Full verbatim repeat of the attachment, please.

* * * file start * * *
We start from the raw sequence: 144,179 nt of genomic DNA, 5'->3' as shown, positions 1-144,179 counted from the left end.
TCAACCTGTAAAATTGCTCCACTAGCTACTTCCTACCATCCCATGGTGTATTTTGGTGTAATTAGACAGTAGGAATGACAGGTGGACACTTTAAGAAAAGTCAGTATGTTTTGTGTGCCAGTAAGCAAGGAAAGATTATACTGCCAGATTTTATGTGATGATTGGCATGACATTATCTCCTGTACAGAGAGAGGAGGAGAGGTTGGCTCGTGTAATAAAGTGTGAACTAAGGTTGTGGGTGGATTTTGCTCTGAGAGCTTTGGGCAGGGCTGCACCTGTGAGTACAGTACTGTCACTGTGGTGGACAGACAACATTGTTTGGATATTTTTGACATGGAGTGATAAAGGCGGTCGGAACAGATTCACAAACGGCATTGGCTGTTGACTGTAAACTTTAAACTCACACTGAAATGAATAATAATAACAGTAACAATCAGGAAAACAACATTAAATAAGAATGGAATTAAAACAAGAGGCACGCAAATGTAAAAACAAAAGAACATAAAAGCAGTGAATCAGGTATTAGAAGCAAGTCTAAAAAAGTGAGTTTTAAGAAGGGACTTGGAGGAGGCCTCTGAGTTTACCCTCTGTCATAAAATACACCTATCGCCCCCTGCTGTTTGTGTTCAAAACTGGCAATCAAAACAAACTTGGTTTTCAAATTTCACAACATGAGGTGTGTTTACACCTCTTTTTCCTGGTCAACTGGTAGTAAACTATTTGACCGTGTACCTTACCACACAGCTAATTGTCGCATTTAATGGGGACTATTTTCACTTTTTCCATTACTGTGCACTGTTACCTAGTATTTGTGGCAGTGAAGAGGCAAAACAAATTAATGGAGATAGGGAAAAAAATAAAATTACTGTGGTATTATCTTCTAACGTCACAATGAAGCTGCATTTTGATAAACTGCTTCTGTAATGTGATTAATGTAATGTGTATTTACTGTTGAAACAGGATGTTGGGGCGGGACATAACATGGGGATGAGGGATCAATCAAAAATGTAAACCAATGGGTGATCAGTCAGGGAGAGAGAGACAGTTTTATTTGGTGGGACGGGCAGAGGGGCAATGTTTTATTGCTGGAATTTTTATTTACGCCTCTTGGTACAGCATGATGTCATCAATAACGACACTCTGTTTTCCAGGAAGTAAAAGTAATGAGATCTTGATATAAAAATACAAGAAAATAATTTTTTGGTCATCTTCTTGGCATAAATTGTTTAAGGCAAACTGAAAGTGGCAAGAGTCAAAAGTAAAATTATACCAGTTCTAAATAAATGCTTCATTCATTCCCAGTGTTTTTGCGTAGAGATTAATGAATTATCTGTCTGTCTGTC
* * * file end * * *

We start from the raw sequence: 144,179 nt of genomic DNA, 5'->3' as shown, positions 1-144,179 counted from the left end.
TCAACCTGTAAAATTGCTCCACTAGCTACTTCCTACCATCCCATGGTGTATTTTGGTGTAATTAGACAGTAGGAATGACAGGTGGACACTTTAAGAAAAGTCAGTATGTTTTGTGTGCCAGTAAGCAAGGAAAGATTATACTGCCAGATTTTATGTGATGATTGGCATGACATTATCTCCTGTACAGAGAGAGGAGGAGAGGTTGGCTCGTGTAATAAAGTGTGAACTAAGGTTGTGGGTGGATTTTGCTCTGAGAGCTTTGGGCAGGGCTGCACCTGTGAGTACAGTACTGTCACTGTGGTGGACAGACAACATTGTTTGGATATTTTTGACATGGAGTGATAAAGGCGGTCGGAACAGATTCACAAACGGCATTGGCTGTTGACTGTAAACTTTAAACTCACACTGAAATGAATAATAATAACAGTAACAATCAGGAAAACAACATTAAATAAGAATGGAATTAAAACAAGAGGCACGCAAATGTAAAAACAAAAGAACATAAAAGCAGTGAATCAGGTATTAGAAGCAAGTCTAAAAAAGTGAGTTTTAAGAAGGGACTTGGAGGAGGCCTCTGAGTTTACCCTCTGTCATAAAATACACCTATCGCCCCCTGCTGTTTGTGTTCAAAACTGGCAATCAAAACAAACTTGGTTTTCAAATTTCACAACATGAGGTGTGTTTACACCTCTTTTTCCTGGTCAACTGGTAGTAAACTATTTGACCGTGTACCTTACCACACAGCTAATTGTCGCATTTAATGGGGACTATTTTCACTTTTTCCATTACTGTGCACTGTTACCTAGTATTTGTGGCAGTGAAGAGGCAAAACAAATTAATGGAGATAGGGAAAAAAATAAAATTACTGTGGTATTATCTTCTAACGTCACAATGAAGCTGCATTTTGATAAACTGCTTCTGTAATGTGATTAATGTAATGTGTATTTACTGTTGAAACAGGATGTTGGGGCGGGACATAACATGGGGATGAGGGATCAATCAAAAATGTAAACCAATGGGTGATCAGTCAGGGAGAGAGAGACAGTTTTATTTGGTGGGACGGGCAGAGGGGCAATGTTTTATTGCTGGAATTTTTATTTACGCCTCTTGGTACAGCATGATGTCATCAATAACGACACTCTGTTTTCCAGGAAGTAAAAGTAATGAGATCTTGATATAAAAATACAAGAAAATAATTTTTTGGTCATCTTCTTGGCATAAATTGTTTAAGGCAAACTGAAAGTGGCAAGAGTCAAAAGTAAAATTATACCAGTTCTAAATAAATGCTTCATTCATTCCCAGTGTTTTTGCGTAGAGATTAATGAATTATCTGTCTGTCTGTC